The Walt Disney Company: a Financial and Organizational Analysis

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The Walt Disney Company: A Financial and Organizational Analysis Authors: Cliff Anderson, John Morris, Jacob Lawrentz, And Donna Munsey Financial Environments of Organizations, MOL 503, MMOL 1-11
Professor: Kari Day
Warner Pacific College
September 10th, 2009

The Walt Disney Company: A Financial and Organizational Analysis The Organizational History of Disney
Before WWII
In 1939, the Valley Progress newspaper (History, p. 3) announced that San Fernando Valley in southern California would become the home of a million dollar, 51-acre lot called Walt Disney Studios. The then-current residence of Disney was established in 1925 in Los Angeles, and consisted of a single large room of 25 artists. Walt Disney (and his brother-manager Roy) had expanded Disney studios to 150 employees and 20,000 square feet of space by 1929; then, when “Snow White” came out in theatres in 1936, the studio employment had doubled to 300 employees. Operations continued to increase in the years 1937 and 1938, increasing from 300 to 600 to 900 respectively, and finally to 1,000 employees at the time of the above newspaper’s announcement. During this burgeoning period for Disney studios, artists were not the only operational development for what would become Buena Vista Studios. Walt built a coffee shop, restaurant, gas station, sports playfields, and an 800-seat theatre…all for the employees. Four sound stages were produced (among other things, one was exclusive for monitoring dialogue, another for orchestration; two stalwarts when creating Disney cartoons) and, in 1940, just a year after the San Fernando studio cut its ribbon, “Fantasia” would be born and Walter Elias Disney would create a new standard in the industry of animation. It wasn’t that many years prior that Mickey Mouse learned to talk (around 1932, when “talkies” were coming of age in film); a few years before that, Walt and his brother Roy had $290.00 between them. Apparently, Walt had his health but Roy did not, according the Valley Progress (History, p. 5). It was 1923, World War I was past and the Great Depression was the near future. Post WWII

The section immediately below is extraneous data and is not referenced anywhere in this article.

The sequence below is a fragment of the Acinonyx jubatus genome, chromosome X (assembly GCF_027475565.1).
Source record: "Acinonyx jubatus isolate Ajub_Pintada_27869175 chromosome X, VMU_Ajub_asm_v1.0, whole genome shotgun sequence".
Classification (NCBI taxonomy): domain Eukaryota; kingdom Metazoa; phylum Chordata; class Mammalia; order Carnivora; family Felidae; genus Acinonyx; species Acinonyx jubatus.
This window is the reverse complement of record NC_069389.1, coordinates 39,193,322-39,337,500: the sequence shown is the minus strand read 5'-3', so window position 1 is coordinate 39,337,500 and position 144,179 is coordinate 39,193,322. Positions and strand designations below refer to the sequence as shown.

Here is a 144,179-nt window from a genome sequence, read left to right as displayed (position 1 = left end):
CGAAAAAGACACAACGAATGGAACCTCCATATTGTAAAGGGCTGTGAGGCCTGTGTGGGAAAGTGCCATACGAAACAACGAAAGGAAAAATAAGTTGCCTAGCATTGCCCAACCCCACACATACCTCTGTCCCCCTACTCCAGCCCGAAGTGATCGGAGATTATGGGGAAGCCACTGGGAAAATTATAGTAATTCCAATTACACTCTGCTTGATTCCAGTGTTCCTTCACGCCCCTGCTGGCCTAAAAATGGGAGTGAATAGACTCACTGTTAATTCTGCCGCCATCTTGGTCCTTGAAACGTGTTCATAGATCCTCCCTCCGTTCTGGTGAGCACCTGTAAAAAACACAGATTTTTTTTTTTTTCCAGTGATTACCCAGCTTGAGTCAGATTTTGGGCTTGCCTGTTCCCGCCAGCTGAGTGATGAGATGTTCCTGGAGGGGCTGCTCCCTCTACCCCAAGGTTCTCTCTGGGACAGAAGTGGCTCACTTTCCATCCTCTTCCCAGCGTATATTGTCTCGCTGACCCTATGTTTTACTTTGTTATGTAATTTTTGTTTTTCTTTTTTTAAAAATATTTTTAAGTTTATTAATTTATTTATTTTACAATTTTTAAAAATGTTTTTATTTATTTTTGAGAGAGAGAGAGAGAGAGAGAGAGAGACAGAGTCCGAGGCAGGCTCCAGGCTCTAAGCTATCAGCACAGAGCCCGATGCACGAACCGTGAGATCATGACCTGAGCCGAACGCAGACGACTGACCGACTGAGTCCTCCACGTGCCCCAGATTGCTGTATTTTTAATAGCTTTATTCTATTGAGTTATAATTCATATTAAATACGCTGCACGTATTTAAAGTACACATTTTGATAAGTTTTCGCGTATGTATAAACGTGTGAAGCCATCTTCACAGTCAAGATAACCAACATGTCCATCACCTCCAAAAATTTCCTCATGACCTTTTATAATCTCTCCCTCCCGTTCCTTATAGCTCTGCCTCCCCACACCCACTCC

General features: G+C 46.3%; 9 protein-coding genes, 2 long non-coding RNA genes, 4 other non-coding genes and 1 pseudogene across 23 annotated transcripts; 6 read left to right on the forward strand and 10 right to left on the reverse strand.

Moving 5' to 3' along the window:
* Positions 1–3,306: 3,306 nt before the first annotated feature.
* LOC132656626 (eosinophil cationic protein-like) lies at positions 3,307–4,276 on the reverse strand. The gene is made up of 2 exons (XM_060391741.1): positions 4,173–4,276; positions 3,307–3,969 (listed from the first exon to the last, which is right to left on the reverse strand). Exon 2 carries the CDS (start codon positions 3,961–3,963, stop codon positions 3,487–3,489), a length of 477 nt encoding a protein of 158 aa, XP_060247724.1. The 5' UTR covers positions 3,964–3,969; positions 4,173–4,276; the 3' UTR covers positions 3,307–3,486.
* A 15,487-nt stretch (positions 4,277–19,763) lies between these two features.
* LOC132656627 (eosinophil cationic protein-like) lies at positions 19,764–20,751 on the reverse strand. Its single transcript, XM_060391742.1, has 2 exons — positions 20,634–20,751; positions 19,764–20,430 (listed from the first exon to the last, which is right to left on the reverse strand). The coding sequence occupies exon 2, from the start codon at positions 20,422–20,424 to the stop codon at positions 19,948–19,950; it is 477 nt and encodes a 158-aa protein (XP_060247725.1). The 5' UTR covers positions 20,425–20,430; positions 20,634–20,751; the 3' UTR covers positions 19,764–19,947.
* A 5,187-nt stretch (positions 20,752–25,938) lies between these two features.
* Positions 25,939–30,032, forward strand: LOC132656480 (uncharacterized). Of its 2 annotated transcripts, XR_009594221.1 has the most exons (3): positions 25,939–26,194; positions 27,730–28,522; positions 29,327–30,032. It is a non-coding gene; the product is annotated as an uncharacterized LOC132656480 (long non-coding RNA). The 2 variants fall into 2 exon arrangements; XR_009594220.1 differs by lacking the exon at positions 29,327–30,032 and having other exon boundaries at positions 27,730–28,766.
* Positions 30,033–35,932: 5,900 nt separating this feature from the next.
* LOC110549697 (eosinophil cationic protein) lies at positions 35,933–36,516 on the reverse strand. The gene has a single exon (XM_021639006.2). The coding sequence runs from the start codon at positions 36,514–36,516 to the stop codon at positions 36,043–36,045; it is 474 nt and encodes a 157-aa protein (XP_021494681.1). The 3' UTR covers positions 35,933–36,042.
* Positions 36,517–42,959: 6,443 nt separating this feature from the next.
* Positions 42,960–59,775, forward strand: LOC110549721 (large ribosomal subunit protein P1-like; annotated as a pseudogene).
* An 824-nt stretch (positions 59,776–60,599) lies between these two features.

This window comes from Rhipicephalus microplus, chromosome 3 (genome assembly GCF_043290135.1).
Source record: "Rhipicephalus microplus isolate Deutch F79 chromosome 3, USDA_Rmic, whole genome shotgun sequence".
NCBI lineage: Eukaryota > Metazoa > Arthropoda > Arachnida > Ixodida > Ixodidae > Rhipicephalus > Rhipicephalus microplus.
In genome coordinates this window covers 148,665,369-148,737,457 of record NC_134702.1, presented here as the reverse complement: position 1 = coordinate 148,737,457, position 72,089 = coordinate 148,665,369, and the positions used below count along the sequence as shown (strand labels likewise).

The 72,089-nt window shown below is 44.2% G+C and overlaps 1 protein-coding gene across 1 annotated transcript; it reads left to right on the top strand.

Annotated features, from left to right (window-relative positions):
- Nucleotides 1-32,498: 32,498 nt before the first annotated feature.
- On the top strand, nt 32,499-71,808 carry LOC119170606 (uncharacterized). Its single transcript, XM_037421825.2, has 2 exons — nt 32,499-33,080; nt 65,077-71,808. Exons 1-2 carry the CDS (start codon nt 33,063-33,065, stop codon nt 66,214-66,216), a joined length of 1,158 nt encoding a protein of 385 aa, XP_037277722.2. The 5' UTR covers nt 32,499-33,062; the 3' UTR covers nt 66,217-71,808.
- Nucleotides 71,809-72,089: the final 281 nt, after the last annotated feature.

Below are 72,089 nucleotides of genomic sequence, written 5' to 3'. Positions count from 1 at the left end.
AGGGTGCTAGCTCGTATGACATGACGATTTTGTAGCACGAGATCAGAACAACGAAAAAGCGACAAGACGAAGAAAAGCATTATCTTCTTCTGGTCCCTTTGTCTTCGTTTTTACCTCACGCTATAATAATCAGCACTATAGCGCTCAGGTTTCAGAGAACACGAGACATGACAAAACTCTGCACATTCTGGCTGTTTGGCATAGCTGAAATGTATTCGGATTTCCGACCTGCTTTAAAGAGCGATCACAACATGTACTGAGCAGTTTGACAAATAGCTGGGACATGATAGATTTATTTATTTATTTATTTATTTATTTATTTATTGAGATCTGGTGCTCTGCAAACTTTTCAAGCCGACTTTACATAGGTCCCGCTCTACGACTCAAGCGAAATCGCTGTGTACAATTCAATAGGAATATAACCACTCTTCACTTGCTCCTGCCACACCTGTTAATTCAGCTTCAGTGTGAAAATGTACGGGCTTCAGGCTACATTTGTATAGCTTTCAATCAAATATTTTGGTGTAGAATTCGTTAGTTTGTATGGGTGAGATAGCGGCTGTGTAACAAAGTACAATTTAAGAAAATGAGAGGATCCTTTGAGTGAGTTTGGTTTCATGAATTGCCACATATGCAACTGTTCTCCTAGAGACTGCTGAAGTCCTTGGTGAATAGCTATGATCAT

A shock to the Disney system occurred on July 17, 1955, a day referred to as “Black Sunday” (Helmore, para. 2) by Disney itself. Disneyland (“Fantasyland” as it was originally called) opened its gates and faced its worst logistical nightmare. Over 30,000 people arrived for Disneyland’s Day One, broadcasting the event live to ‘50s black-and-white television-watchers. The gates of the park were literally crushed as the throng entered; the walkways had not yet set so women’s heels would penetrate and stick into the asphalt as they walked. Not enough restrooms and a gas leak forced the operation to close early. In spite of these difficulties, Disneyland serviced over a million patrons in the first 7 weeks. The world outside Disney had carnival ride operations that seldom exceeded $50,000.00 per ride with staff picked – literally – right off the street. Disney, on the other hand, went well beyond the norm to create more expensive rides like Frontierland and the Dumbo ride; staffing was handled by seeking recruitment through local colleges to accommodate the “squeaky-clean” look of Disney’s youth group demographic. Disney’s Modern Affairs

Back in 1929, people went to the theatre to watch “Snow White” for the first time; by the late 1990s, over 350 million folks will have danced with Snow White on the walkways of Disneyland itself (Helmore, para. 5). Admission to Disneyland for one day cost $33.00 with an annual ticket for $199.00. But, in the middle and late 2000s, Disney is in the media for all the wrong reasons, apparently. Walter Disney’s personality and vision is a distant echo relegated to the past. Michael Eisner, its most recent CEO, sought to engage Disney enterprises in lucrative deals. He was intent to reclaim Disney as an industry leader in business (and not necessarily animation) by...
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